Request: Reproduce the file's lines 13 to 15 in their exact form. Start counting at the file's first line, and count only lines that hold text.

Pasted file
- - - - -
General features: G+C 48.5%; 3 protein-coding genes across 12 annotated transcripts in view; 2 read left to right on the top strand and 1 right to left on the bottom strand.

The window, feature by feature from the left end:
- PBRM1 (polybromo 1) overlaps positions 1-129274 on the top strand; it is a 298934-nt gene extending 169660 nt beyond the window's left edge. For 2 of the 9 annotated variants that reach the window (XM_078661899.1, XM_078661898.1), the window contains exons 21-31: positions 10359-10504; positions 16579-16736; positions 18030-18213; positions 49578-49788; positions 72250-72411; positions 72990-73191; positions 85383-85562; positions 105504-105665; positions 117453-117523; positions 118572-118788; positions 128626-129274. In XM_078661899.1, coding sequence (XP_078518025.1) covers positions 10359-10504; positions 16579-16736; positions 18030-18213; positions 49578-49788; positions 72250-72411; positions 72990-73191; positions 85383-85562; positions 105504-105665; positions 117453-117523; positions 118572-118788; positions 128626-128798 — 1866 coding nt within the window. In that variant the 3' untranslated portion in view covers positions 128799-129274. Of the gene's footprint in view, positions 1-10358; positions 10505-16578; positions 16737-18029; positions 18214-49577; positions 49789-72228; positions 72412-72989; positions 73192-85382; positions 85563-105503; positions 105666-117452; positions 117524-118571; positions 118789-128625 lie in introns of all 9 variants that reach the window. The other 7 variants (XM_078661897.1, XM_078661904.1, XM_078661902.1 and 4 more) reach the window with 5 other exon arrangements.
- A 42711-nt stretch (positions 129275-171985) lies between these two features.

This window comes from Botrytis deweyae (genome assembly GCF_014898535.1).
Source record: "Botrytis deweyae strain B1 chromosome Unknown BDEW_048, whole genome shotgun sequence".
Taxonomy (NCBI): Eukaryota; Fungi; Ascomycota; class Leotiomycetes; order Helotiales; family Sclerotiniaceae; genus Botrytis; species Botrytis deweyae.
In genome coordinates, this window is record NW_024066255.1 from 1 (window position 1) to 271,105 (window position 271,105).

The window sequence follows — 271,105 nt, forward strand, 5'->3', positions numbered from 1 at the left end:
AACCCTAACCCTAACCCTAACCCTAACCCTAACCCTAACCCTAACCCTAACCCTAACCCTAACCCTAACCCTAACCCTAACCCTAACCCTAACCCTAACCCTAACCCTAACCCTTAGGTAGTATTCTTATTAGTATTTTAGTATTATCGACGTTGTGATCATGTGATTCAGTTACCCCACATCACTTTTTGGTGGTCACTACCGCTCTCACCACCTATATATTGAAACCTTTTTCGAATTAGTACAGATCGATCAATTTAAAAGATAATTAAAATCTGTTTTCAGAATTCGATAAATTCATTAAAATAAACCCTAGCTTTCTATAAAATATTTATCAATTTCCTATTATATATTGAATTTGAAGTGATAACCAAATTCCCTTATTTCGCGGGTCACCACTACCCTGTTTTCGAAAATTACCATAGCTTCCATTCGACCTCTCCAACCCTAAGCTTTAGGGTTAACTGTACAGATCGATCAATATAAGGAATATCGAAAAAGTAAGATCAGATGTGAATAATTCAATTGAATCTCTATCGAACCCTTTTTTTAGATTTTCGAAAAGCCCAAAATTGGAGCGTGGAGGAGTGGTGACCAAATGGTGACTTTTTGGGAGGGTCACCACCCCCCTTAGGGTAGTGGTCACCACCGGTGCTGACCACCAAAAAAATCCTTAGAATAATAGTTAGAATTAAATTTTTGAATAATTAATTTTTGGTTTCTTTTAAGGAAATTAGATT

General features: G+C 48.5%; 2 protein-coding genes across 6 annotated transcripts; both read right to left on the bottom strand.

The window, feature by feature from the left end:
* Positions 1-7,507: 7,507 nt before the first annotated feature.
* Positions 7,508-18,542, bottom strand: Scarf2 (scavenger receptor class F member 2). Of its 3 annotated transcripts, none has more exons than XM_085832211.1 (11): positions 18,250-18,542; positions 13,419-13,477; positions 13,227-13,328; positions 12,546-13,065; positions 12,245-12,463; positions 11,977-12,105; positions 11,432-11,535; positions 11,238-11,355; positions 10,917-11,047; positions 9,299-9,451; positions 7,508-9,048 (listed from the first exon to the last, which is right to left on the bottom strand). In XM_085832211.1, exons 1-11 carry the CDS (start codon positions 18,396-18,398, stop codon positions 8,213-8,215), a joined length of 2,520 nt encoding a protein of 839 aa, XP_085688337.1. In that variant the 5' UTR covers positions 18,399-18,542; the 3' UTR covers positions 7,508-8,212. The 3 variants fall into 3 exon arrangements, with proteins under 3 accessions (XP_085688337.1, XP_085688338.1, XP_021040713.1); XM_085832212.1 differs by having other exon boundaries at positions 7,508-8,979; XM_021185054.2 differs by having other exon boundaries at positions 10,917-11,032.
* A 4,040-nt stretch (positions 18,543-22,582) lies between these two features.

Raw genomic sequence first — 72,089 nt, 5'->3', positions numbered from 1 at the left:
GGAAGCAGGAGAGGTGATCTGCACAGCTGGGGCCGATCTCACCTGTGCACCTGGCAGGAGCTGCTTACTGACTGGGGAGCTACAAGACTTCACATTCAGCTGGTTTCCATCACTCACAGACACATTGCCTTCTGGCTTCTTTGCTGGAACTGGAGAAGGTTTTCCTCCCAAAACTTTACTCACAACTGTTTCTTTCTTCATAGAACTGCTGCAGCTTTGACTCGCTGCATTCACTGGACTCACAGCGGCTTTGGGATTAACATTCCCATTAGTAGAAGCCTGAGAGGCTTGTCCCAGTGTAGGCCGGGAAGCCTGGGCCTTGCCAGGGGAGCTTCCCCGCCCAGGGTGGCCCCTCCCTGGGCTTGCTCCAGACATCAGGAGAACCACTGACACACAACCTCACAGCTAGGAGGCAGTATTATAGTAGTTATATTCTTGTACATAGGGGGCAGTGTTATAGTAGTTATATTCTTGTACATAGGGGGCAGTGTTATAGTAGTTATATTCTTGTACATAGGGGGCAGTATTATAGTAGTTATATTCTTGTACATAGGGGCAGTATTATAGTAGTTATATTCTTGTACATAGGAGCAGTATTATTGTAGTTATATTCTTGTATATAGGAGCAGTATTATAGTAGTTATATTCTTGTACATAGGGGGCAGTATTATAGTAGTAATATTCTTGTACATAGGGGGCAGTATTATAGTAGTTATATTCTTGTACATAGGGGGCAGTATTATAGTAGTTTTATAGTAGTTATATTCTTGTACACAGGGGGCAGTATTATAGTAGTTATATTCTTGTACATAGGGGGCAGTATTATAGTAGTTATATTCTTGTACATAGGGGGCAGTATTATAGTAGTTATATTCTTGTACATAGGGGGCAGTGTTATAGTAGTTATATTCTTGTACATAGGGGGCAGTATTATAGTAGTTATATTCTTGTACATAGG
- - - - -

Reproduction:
* Positions 1-7,507: 7,507 nt before the first annotated feature.
* Positions 7,508-18,542, bottom strand: Scarf2 (scavenger receptor class F member 2). Of its 3 annotated transcripts, none has more exons than XM_085832211.1 (11): positions 18,250-18,542; positions 13,419-13,477; positions 13,227-13,328; positions 12,546-13,065; positions 12,245-12,463; positions 11,977-12,105; positions 11,432-11,535; positions 11,238-11,355; positions 10,917-11,047; positions 9,299-9,451; positions 7,508-9,048 (listed from the first exon to the last, which is right to left on the bottom strand). In XM_085832211.1, exons 1-11 carry the CDS (start codon positions 18,396-18,398, stop codon positions 8,213-8,215), a joined length of 2,520 nt encoding a protein of 839 aa, XP_085688337.1. In that variant the 5' UTR covers positions 18,399-18,542; the 3' UTR covers positions 7,508-8,212. The 3 variants fall into 3 exon arrangements, with proteins under 3 accessions (XP_085688337.1, XP_085688338.1, XP_021040713.1); XM_085832212.1 differs by having other exon boundaries at positions 7,508-8,979; XM_021185054.2 differs by having other exon boundaries at positions 10,917-11,032.
* A 4,040-nt stretch (positions 18,543-22,582) lies between these two features.